Dynasty! Legends!

  • by David R. Guarino
  • Wednesday May 23, 2007
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Linda Evans' portrayal of the rags-to-riches Krystle Carrington on ABC's top-rated 80s prime-time soap Dynasty made her a household name. She has starred with John Forsythe, the late Barbara Stanwyck, Richard Chamberlain, and Kenny Rogers, and has a spot on the Hollywood Walk of Fame. She has won a Golden Globe Award and five People's Choice Awards, and was nominated for an Emmy for Dynasty .

But those who know Evans well will tell you that to understand the woman is to go back to her roots as a painfully shy, youthful beauty who valued love, security and continuity more than anything else.

Born Linda Evanstad in Hartford, Connecticut, she soon moved to Los Angeles, where she landed her first acting job by accident; she attended an audition with a friend, and wound up being offered a job herself. No stranger to the demands of the entertainment business, as both of her parents were dancers, Linda soon found herself making her first TV appearance opposite a man she would reunite with nearly 20 years later, John Forsythe on Bachelor Father.

Under contract to MGM studios, Evans would appear in a number of moderately successful films, including Twilight of Honor (1964) with the red-hot Richard Chamberlain, Those Callaways, Avalanche Express, and Beach Blanket Bingo (65), starring teen idols Annette Funicello and Frankie Avalon. But Linda's failed audition for a role in the film The Glory Guys had a unexpected advantage: the producers who rejected her were interested in casting her in the 60s Western series The Big Valley, as Audra Barkley, TV daughter to the legendary Barbara Stanwyck. From 1965-69, Evans delivered a fine performance in a role that offered her a much higher profile.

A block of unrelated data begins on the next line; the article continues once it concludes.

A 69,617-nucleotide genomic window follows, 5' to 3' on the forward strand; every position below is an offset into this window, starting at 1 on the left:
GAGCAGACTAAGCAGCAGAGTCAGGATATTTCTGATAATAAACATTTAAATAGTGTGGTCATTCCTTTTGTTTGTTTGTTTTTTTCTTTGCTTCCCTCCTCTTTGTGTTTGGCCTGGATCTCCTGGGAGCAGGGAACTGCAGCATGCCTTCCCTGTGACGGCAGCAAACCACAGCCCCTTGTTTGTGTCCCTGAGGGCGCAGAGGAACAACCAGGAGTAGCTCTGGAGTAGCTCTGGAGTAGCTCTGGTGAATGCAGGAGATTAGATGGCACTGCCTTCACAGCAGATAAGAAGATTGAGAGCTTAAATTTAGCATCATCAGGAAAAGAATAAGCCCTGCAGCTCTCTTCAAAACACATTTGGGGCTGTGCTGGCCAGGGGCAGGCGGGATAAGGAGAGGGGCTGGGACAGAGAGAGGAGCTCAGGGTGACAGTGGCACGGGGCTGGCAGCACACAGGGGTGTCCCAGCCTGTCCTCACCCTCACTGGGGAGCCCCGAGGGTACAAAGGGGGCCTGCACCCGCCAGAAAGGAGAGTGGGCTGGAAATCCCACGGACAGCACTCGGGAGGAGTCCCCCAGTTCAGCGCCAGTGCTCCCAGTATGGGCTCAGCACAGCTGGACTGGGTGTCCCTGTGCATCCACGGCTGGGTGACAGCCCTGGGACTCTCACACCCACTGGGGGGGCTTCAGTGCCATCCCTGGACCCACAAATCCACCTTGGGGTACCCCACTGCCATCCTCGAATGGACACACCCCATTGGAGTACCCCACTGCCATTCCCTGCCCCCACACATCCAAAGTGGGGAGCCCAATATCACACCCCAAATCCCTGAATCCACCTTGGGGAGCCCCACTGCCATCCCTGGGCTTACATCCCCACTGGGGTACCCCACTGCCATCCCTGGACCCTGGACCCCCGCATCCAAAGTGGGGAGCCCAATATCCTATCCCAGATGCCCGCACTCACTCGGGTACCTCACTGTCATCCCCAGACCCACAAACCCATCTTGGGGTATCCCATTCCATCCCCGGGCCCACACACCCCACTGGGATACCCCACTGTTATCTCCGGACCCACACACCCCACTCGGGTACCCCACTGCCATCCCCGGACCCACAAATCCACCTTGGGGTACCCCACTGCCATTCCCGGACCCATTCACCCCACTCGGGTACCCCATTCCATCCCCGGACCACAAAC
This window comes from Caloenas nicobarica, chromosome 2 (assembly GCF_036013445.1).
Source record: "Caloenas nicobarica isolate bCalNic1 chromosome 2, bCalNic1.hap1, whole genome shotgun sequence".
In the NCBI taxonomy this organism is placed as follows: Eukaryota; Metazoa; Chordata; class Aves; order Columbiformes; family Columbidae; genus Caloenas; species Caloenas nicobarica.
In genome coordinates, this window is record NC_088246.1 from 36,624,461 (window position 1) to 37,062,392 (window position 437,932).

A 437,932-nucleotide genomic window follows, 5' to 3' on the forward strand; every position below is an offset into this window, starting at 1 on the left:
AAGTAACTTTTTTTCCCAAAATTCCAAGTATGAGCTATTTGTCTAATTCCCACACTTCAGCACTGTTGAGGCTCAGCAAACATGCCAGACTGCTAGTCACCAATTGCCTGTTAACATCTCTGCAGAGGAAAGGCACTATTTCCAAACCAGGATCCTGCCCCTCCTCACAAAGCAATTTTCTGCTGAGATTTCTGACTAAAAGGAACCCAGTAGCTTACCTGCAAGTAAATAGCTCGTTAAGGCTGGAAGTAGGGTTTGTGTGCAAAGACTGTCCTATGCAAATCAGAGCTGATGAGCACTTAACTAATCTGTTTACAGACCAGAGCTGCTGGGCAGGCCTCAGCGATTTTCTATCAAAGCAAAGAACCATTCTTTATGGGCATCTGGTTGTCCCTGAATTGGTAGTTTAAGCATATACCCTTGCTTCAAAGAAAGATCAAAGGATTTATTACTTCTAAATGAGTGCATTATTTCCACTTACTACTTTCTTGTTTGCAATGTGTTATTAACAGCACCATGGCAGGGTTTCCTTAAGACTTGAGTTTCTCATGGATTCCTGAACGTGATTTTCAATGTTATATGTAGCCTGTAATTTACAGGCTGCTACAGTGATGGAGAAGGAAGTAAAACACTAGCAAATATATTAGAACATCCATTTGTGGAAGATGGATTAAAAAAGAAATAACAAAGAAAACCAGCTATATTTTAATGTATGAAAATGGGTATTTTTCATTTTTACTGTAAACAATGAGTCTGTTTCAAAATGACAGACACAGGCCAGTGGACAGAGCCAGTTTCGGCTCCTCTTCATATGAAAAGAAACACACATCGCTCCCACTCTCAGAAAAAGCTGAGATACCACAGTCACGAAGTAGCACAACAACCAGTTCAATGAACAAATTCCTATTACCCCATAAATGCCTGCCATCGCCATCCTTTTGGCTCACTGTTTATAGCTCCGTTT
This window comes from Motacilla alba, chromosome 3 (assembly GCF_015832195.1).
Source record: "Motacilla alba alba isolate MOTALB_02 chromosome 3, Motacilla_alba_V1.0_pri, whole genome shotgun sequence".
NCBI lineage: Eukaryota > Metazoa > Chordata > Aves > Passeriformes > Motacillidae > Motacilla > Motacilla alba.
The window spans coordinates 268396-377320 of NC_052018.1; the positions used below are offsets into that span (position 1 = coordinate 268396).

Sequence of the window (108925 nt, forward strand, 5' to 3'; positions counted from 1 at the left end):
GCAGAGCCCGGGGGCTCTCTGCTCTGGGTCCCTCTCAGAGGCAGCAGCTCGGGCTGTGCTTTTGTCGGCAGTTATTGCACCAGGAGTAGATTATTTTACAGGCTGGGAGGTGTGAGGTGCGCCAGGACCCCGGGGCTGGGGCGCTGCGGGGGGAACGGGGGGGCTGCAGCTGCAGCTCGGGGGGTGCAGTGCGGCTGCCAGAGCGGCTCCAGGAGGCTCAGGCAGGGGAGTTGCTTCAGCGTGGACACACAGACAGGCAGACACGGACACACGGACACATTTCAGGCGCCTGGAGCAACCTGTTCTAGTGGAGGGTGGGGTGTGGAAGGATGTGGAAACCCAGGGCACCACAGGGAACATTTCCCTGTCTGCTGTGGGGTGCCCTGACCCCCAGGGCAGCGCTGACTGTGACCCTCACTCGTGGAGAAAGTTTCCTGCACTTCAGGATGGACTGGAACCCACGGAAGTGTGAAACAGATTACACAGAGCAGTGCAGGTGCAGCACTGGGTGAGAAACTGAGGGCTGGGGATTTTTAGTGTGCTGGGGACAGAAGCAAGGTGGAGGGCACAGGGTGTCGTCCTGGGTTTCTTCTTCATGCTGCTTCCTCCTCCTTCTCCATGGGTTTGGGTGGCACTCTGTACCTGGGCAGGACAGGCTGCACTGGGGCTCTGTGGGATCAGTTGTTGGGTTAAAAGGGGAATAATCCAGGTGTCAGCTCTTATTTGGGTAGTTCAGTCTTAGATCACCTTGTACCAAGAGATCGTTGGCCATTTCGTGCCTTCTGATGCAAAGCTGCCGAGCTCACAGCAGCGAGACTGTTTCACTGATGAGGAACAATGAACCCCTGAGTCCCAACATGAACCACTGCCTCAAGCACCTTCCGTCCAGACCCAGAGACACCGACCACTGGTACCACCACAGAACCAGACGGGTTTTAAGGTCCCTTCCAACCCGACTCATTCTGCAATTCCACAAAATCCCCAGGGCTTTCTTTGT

But nothing compared with the opportunity that was to come Evans' way in 1980 when producer Aaron Spelling beckoned with a role that would change her life. Dynasty chronicled the lives, loves, riches and vices of the Carringtons of Denver, a family rich in material wealth and dysfunctional relationships. At the helm was patriarch Blake Carrington (Forsythe), a ruthless oil magnate who had as many enemies as friends; his former secretary, the sultry but kindly younger wife Krystle (Evans); his gay son Steven (Al Corley, later Jack Coleman); daughter Fallon (Pamela Sue Martin, later Emma Samms); and son-in-law Jeff Colby (John James). Dynasty also served as a launching pad for stars like Heather Locklear, Pamela Bellwood, Gordon Thomson, Michael Nader and Catherine Oxenberg. Alexis Carrington Colby, Blake's ex-wife and Krystle's nemesis, was played to the hilt by the British-born actress Joan Collins, in a career-defining role.

Evans left the show a year before its demise. She is a follower of Ramtha's School of Enlightenment, has immersed herself in Eastern philosophies and traditions, and has much of her life since Hollywood living in the Pacific Northwest. Today she owns a number of fitness centers sporting her name, and spends time as an activist for various causes, including saving the environment.